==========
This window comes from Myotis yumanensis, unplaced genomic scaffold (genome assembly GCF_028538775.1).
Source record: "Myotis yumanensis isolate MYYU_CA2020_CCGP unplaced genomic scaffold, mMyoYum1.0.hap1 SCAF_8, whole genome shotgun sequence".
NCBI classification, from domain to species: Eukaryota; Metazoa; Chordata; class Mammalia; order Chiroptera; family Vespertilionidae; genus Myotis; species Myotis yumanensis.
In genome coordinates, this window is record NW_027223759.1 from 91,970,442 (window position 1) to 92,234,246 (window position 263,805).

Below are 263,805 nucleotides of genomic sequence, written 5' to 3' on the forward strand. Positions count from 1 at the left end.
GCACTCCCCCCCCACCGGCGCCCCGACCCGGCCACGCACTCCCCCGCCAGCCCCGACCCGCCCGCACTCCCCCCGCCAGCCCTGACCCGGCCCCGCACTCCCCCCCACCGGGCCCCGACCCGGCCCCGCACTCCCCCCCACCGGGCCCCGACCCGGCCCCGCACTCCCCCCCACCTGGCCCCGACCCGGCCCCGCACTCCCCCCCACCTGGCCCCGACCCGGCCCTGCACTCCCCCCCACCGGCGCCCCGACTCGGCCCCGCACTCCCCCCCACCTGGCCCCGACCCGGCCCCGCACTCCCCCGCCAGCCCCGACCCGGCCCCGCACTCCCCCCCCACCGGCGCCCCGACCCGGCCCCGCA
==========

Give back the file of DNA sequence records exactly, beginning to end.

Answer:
This window comes from Myotis yumanensis, unplaced genomic scaffold (genome assembly GCF_028538775.1).
Source record: "Myotis yumanensis isolate MYYU_CA2020_CCGP unplaced genomic scaffold, mMyoYum1.0.hap1 SCAF_8, whole genome shotgun sequence".
NCBI classification, from domain to species: Eukaryota; Metazoa; Chordata; class Mammalia; order Chiroptera; family Vespertilionidae; genus Myotis; species Myotis yumanensis.
In genome coordinates, this window is record NW_027223759.1 from 91,970,442 (window position 1) to 92,234,246 (window position 263,805).

Below are 263,805 nucleotides of genomic sequence, written 5' to 3' on the forward strand. Positions count from 1 at the left end.
GCACTCCCCCCCCACCGGCGCCCCGACCCGGCCACGCACTCCCCCGCCAGCCCCGACCCGCCCGCACTCCCCCCGCCAGCCCTGACCCGGCCCCGCACTCCCCCCCACCGGGCCCCGACCCGGCCCCGCACTCCCCCCCACCGGGCCCCGACCCGGCCCCGCACTCCCCCCCACCTGGCCCCGACCCGGCCCCGCACTCCCCCCCACCTGGCCCCGACCCGGCCCTGCACTCCCCCCCACCGGCGCCCCGACTCGGCCCCGCACTCCCCCCCACCTGGCCCCGACCCGGCCCCGCACTCCCCCGCCAGCCCCGACCCGGCCCCGCACTCCCCCCCCACCGGCGCCCCGACCCGGCCCCGCA